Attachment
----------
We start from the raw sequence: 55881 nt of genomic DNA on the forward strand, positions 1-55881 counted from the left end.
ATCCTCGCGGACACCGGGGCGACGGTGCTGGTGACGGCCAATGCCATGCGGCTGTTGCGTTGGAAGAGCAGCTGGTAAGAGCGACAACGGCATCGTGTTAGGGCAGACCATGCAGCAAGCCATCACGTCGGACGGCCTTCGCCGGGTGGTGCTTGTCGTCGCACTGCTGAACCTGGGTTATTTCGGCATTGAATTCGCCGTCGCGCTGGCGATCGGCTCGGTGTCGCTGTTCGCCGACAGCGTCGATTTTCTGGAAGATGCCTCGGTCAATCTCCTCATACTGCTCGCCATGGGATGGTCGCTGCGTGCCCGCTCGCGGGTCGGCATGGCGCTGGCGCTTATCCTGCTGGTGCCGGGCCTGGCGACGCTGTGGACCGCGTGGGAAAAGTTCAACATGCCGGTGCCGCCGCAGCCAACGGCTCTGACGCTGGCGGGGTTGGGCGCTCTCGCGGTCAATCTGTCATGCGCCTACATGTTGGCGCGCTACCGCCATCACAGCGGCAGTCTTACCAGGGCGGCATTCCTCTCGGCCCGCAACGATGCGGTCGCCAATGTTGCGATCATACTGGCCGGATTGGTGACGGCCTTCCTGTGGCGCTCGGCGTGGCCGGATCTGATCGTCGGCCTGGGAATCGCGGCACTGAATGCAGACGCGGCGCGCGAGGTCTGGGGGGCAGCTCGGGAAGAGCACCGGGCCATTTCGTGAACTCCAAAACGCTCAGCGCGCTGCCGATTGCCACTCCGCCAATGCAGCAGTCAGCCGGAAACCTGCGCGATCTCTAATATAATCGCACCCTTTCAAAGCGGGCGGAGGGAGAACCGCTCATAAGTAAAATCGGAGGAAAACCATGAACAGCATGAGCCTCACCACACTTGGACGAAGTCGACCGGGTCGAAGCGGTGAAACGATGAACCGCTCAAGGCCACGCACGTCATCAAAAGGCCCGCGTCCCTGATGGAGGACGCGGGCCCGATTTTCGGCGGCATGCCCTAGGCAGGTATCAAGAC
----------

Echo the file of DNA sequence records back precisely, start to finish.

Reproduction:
We start from the raw sequence: 55881 nt of genomic DNA on the forward strand, positions 1-55881 counted from the left end.
ATCCTCGCGGACACCGGGGCGACGGTGCTGGTGACGGCCAATGCCATGCGGCTGTTGCGTTGGAAGAGCAGCTGGTAAGAGCGACAACGGCATCGTGTTAGGGCAGACCATGCAGCAAGCCATCACGTCGGACGGCCTTCGCCGGGTGGTGCTTGTCGTCGCACTGCTGAACCTGGGTTATTTCGGCATTGAATTCGCCGTCGCGCTGGCGATCGGCTCGGTGTCGCTGTTCGCCGACAGCGTCGATTTTCTGGAAGATGCCTCGGTCAATCTCCTCATACTGCTCGCCATGGGATGGTCGCTGCGTGCCCGCTCGCGGGTCGGCATGGCGCTGGCGCTTATCCTGCTGGTGCCGGGCCTGGCGACGCTGTGGACCGCGTGGGAAAAGTTCAACATGCCGGTGCCGCCGCAGCCAACGGCTCTGACGCTGGCGGGGTTGGGCGCTCTCGCGGTCAATCTGTCATGCGCCTACATGTTGGCGCGCTACCGCCATCACAGCGGCAGTCTTACCAGGGCGGCATTCCTCTCGGCCCGCAACGATGCGGTCGCCAATGTTGCGATCATACTGGCCGGATTGGTGACGGCCTTCCTGTGGCGCTCGGCGTGGCCGGATCTGATCGTCGGCCTGGGAATCGCGGCACTGAATGCAGACGCGGCGCGCGAGGTCTGGGGGGCAGCTCGGGAAGAGCACCGGGCCATTTCGTGAACTCCAAAACGCTCAGCGCGCTGCCGATTGCCACTCCGCCAATGCAGCAGTCAGCCGGAAACCTGCGCGATCTCTAATATAATCGCACCCTTTCAAAGCGGGCGGAGGGAGAACCGCTCATAAGTAAAATCGGAGGAAAACCATGAACAGCATGAGCCTCACCACACTTGGACGAAGTCGACCGGGTCGAAGCGGTGAAACGATGAACCGCTCAAGGCCACGCACGTCATCAAAAGGCCCGCGTCCCTGATGGAGGACGCGGGCCCGATTTTCGGCGGCATGCCCTAGGCAGGTATCAAGAC